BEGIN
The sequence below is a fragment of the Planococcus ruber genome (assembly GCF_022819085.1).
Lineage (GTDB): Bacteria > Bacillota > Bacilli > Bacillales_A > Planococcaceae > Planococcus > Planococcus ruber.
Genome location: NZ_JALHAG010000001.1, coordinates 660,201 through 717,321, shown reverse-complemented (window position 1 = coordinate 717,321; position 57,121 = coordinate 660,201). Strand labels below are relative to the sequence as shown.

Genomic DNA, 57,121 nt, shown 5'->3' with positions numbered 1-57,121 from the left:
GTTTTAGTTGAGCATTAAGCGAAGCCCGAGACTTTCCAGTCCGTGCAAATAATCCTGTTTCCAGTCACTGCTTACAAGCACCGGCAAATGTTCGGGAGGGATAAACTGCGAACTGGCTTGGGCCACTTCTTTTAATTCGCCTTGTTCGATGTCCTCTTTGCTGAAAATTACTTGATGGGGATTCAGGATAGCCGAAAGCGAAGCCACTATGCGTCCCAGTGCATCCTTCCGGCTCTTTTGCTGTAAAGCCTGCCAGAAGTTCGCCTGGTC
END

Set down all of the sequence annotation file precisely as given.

The sequence below is a fragment of the Planococcus ruber genome (assembly GCF_022819085.1).
Lineage (GTDB): Bacteria > Bacillota > Bacilli > Bacillales_A > Planococcaceae > Planococcus > Planococcus ruber.
Genome location: NZ_JALHAG010000001.1, coordinates 660,201 through 717,321, shown reverse-complemented (window position 1 = coordinate 717,321; position 57,121 = coordinate 660,201). Strand labels below are relative to the sequence as shown.

Genomic DNA, 57,121 nt, shown 5'->3' with positions numbered 1-57,121 from the left:
GTTTTAGTTGAGCATTAAGCGAAGCCCGAGACTTTCCAGTCCGTGCAAATAATCCTGTTTCCAGTCACTGCTTACAAGCACCGGCAAATGTTCGGGAGGGATAAACTGCGAACTGGCTTGGGCCACTTCTTTTAATTCGCCTTGTTCGATGTCCTCTTTGCTGAAAATTACTTGATGGGGATTCAGGATAGCCGAAAGCGAAGCCACTATGCGTCCCAGTGCATCCTTCCGGCTCTTTTGCTGTAAAGCCTGCCAGAAGTTCGCCTGGTC